Udinese fans may be disappointed at more stars leaving, but the club is maintaining its vision, argues Dylan Fahy.
The line between playing a successful brand of football and running a profitable business is often an extremely shady one when anchoring a club, but in the case of Udinese, it has always been black and white. Ever since taking over the reins of the Friulani over 25 years ago, Giampaolo Pozzo has maintained a clear vision on how the outfit would operate.
Pozzo and his team in Udine, that includes his son Gino, are adept businessmen. They are a rare breed of football management teams that have brought success both on the pitch and in the accounts room. Their model has always been to scout talented players from around the globe before nurturing and selling them on for several times their initial fee.
Their scouting system is vast and spreads over countless countries, but their focus has always been in both Africa and South America. It is widely believed that the system costs a mere €6m a year to run, using local contacts under the command of regional directors. Pozzo purchased Spanish club Granada in 2009 and more recently English side Watford to expand the system further. Players can now gain experience in vastly different footballing landscapes before moving back to Udinese a more matured prospect.
Over the past decade Udinese have netted close to €250m from players. In the last year alone the sales of stars such as Gokhan Inler to Napoli, Alexis Sanchez to Barcelona, Cristian Zapata to Villarreal and others have earned the club €100m. Despite the sale of all three of those key players, the Friulani still qualified for the Champions League preliminary round again last season, leapfrogging the likes of Inter, Napoli, Lazio and Roma.
Administrative Director Alberto Rigotto recently revealed plans to revamp Udinese’s Stadio Friuli, which involves demolishing two stands. The additional funds from their budget are set to go to good use, with ticket prices not increasing despite the upgrade. Prices have actually gone down compared to those of 10 years ago.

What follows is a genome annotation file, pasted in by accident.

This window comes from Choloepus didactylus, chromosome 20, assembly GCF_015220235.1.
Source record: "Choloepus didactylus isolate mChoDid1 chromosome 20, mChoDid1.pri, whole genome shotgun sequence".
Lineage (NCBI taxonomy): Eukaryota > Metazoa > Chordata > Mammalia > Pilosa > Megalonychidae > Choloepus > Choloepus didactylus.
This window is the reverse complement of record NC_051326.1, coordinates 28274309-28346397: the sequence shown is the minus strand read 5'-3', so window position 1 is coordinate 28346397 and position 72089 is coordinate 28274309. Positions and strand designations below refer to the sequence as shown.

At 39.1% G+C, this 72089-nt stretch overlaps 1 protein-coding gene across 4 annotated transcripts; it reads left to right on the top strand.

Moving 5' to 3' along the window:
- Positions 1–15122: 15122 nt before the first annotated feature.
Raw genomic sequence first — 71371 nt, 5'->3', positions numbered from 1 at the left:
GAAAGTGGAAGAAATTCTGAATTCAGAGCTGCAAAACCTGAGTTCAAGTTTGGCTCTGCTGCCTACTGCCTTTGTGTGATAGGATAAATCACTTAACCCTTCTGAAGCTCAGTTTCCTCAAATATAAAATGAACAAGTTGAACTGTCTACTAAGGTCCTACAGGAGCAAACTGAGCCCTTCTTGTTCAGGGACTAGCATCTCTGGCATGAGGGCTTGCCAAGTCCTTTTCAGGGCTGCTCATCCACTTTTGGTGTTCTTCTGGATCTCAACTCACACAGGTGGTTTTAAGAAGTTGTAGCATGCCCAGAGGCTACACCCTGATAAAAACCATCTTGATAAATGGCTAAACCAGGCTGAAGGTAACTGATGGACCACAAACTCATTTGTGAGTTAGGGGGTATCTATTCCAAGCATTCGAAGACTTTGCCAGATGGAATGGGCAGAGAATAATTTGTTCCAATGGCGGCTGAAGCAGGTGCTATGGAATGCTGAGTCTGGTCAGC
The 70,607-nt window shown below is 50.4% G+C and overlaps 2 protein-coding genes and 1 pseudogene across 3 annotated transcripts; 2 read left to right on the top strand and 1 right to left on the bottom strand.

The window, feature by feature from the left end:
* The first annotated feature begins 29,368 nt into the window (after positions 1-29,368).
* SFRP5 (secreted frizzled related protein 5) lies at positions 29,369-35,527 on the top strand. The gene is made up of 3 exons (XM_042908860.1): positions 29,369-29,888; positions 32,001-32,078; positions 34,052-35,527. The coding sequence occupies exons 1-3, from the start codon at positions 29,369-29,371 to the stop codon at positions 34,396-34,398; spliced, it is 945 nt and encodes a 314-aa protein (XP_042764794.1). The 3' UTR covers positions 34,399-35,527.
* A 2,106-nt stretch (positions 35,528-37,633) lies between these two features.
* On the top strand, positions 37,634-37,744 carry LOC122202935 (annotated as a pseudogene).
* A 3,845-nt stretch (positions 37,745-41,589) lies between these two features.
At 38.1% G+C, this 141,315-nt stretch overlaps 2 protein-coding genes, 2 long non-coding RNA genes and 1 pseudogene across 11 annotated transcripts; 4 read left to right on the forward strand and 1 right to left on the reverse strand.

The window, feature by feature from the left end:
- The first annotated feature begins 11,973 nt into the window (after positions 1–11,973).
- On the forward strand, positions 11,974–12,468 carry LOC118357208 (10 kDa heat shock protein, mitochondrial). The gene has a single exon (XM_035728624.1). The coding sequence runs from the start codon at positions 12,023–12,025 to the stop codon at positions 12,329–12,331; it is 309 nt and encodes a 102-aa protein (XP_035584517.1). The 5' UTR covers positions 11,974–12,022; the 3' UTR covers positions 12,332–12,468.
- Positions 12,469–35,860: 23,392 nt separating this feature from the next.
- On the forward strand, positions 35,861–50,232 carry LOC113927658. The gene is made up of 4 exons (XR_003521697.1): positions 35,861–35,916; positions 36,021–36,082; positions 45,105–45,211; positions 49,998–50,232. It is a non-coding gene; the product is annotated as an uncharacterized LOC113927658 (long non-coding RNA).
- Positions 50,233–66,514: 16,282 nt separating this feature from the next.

Udinese have, alongside Milan, Inter, Lazio and Roma, the joint record of having competed in Serie A for the past 17 consecutive seasons. The past two terms have been by far their most successful, as under the guidance of Coach Francesco Guidolin they have qualified for the Champions League preliminary round twice. While their position in the table had fluctuated significantly, the past two years have been a statement that the Zebrette could be here to stay.
To sum up the situation, we could say Udinese have sold their way to the top. The benefits to their system are colossal, but huge risks are being put in place regularly by doing so. Almost every year the team’s star players move on, with longstanding midfielders Kwadwo Asamoah and Mauricio Isla both joining Juventus already this summer. A relatively young squad is expected to settle immediately and again challenge for Champions League qualification, but supporters have grown tired of seeing their favourite players move on with no apparent replacements being brought in.
Over 200 fans recently wrote an open letter to Pozzo and his management team questioning their ambition. The main point emphasised was how he has funds to purchase Watford and upgrade the stadium, but not for new signings. The owner himself responded by stating the “players wanted to leave,” and he was really powerless to stop them.
Questions will always hang over The Udinese Model, but their progress is quite clear to see, especially over the past few months. With UEFA’s financial fair-play hanging over the heads of major clubs around the continent, the Zebrette will certainly be the role model to look towards.
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